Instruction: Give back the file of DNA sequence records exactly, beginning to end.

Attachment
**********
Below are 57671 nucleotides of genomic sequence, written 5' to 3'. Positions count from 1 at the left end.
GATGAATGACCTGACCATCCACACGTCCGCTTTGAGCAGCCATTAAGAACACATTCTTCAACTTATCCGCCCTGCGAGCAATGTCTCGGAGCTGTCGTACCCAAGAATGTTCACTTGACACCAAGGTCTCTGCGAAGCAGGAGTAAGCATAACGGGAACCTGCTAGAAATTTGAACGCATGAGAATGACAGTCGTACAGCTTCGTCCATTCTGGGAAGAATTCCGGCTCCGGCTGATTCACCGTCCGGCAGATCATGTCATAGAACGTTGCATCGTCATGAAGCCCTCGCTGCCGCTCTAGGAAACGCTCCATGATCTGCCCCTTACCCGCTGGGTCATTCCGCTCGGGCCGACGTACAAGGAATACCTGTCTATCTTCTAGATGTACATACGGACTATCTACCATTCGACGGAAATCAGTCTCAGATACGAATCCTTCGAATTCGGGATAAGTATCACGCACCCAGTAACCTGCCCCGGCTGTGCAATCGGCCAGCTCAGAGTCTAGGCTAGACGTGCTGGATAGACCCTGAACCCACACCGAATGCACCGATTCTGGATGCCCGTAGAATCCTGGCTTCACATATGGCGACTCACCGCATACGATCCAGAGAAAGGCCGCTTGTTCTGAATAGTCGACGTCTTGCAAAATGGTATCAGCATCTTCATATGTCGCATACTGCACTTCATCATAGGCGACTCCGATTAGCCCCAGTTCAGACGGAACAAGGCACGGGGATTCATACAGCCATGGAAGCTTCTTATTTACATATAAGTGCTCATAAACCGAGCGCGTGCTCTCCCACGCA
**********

Below are 57671 nucleotides of genomic sequence, written 5' to 3'. Positions count from 1 at the left end.
GATGAATGACCTGACCATCCACACGTCCGCTTTGAGCAGCCATTAAGAACACATTCTTCAACTTATCCGCCCTGCGAGCAATGTCTCGGAGCTGTCGTACCCAAGAATGTTCACTTGACACCAAGGTCTCTGCGAAGCAGGAGTAAGCATAACGGGAACCTGCTAGAAATTTGAACGCATGAGAATGACAGTCGTACAGCTTCGTCCATTCTGGGAAGAATTCCGGCTCCGGCTGATTCACCGTCCGGCAGATCATGTCATAGAACGTTGCATCGTCATGAAGCCCTCGCTGCCGCTCTAGGAAACGCTCCATGATCTGCCCCTTACCCGCTGGGTCATTCCGCTCGGGCCGACGTACAAGGAATACCTGTCTATCTTCTAGATGTACATACGGACTATCTACCATTCGACGGAAATCAGTCTCAGATACGAATCCTTCGAATTCGGGATAAGTATCACGCACCCAGTAACCTGCCCCGGCTGTGCAATCGGCCAGCTCAGAGTCTAGGCTAGACGTGCTGGATAGACCCTGAACCCACACCGAATGCACCGATTCTGGATGCCCGTAGAATCCTGGCTTCACATATGGCGACTCACCGCATACGATCCAGAGAAAGGCCGCTTGTTCTGAATAGTCGACGTCTTGCAAAATGGTATCAGCATCTTCATATGTCGCATACTGCACTTCATCATAGGCGACTCCGATTAGCCCCAGTTCAGACGGAACAAGGCACGGGGATTCATACAGCCATGGAAGCTTCTTATTTACATATAAGTGCTCATAAACCGAGCGCGTGCTCTCCCACGCA